This delicious species of berry is the product of an interesting hybrid of already-hybridized parents. The genetics of the boysenberry aren’t entirely known but suggest evidence of loganberry, raspberry, blackberry, and dewberry in the family tree. Being a fruit-bearing woody vine (after one year of maturation), a trellis or support structure is advised. The art of trellising the vine will make for an easier way to sift through the bramble while picking berries and allow for a beautiful visual of vines and berries in any garden or landscape. The fruits are thin-skinned and do not transport well, so eat them quickly once they’re ripe.
Despite its name, the Thornless boysenberry does have thorns, but they’re smaller (more like thin hairs) and less in number than found on the Thorny variety. Said to be less hardy than their prickly cousin, Thornless boysenberry should still survive a winter in regions as low as USDA Zone 6, particularly if they are properly protected.
Seed: Boysenberry does not grow from seed.
Vegetative: Propagate by taking stem cuttings. Cuttings root in water or wet soil in 2 to 3 weeks. Boysenberry can also be propagated by layering.
Space Between Plants: 4–6′
Space Between Rows: 6–8′
Plant Outdoors: Best planted outside in late fall.
Grows best in a cool climate. This berry requires protection during winters that drop below -10°F, so we suggest that it not be grown outdoors below USDA Zone 6. Extremely dry climates are also not suitable for this berry as it prefers moist soil. New Zealand is currently the world’s top producer of boysenberries.
Natural: Full sun to partial sun depending on water availability and sun intensity.
Soil: Prefers a well-drained loamy or sandy soil with high levels of organic matter. A pH level of 6.0 to 6.5 will keep plants happy and healthy. These woody vines produce deep root structures, so proper soil tilling should be implemented.
Soilless: Will grow in most soilless media.
Hydroponics: Not much is known about growing boysenberries in a hydroponic system. If attempting to grow them in this way, however, it’s recommended that you use a deep water culture system to avoid the roots taking over too much space.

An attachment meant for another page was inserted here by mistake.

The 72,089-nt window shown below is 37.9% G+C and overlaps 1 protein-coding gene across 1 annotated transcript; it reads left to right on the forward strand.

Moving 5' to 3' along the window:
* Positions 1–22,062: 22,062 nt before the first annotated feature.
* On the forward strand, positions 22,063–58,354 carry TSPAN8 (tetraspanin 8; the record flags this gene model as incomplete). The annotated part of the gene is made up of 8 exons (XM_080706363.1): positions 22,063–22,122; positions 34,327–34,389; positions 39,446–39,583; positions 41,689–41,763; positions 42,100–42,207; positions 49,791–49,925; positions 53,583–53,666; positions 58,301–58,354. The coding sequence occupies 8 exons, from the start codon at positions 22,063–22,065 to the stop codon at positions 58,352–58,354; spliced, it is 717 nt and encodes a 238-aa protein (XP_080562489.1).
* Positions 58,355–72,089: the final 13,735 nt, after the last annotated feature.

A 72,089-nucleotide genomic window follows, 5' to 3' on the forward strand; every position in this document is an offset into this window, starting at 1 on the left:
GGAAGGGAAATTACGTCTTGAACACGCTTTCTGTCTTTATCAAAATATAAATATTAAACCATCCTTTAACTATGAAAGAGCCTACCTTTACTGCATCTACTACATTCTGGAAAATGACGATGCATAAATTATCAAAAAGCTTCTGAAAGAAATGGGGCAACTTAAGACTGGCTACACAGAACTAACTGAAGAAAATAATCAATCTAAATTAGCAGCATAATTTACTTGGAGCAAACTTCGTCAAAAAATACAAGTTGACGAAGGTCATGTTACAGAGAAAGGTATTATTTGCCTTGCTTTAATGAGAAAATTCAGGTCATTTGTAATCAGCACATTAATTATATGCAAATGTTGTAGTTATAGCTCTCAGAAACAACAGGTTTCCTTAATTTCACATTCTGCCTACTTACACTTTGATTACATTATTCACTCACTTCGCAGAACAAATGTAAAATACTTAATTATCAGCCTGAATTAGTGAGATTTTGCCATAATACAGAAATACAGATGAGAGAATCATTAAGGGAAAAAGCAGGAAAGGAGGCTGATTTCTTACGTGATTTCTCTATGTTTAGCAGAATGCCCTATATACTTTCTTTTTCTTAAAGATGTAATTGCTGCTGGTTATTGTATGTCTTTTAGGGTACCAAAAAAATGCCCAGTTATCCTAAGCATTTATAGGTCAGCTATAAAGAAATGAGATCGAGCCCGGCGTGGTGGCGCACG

Water: Requires moderate to high levels of water. Prefers deep soakings 1–2 times per week rather than consistent but smaller waterings.
Nutrients: Requires moderate to high levels of nutrients. Till compost about half a foot deep and wide in the transplant hole to add nutrients to the soil. Use an organic meal fertilizer as soon as the growing season begins and again as flowers start to bloom and produce fruit. Fertilizer should be placed about a foot away from the base of the plant. A balanced fertilizer will benefit your bush, but it is particularly fond of phosphorous and sulfur, so it may be worth adding fertilizer high in these elements if you’re experiencing stunted growth.
Pruning: Each year after harvest, cut back about half the vine that you have plucked from. Do not prune off new branches. No existing branch should be over 4 years old.
Mulching: Use mulch to suppress weeds and maintain soil moisture. A light and airy mulch like straw can help to protect the roots of the plant during the winter.
Support Boysenberries have a difficult time supporting their own weight, so we recommend that you set up a 3-wire trellis system when transplanting. Set up two posts or stakes at either side of your plant and attach wire between them. The wires should be placed approximately 2, 4 and 6′ above the tops of your seedlings. As your plant grows, attach it to the wires with ties to help support them.
Companions: Grows well with marigolds.
Harvest: Spring and early summer bring visible fruiting. Wait for the berries to ripen to a nice dark purple. Plants will not bear fruit their first year.
Storage: Fresh berries do not store well, so use within 1 or 2 days of picking. Freeze berries that are not freshly eaten.
History: This berry was originally bred by Rudolph Boysen who actually abandoned the experiment and his farm before the berry became popular. It was picked up by the USDA and a farmer named Walter Knott who breathed life back into the plant and popularized it in the state of California.
Preserve: You can use boysenberries in you favorite jam or jelly recipe. Soak in lemon juice and sugar to make a delicious preserve that will last for months. Try dehydrating a thin layer of mashed up boysenberry pulp to make your own fruit leather.
Prepare: Pick and eat! Top your desserts, ice cream, or fruit salads with this berry. Also found in pie and cobbler recipes.
Nutritional: A good source of vitamin(s) C, A, B6, E, thiamine, folate, and fiber. Also contains the minerals manganese, potassium, copper, calcium, iron, phosphorus, and magnesium.
Medicinal: Due to its high levels of fiber, boysenberries can help with constipation and cleansing the digestive system. It is also high in antioxidants which may contribute to reducing the risk of many types of cancers.
Add a little sweetness to your breakfast routine by spreading some of this delicious Boysenberry Jam on your toast.
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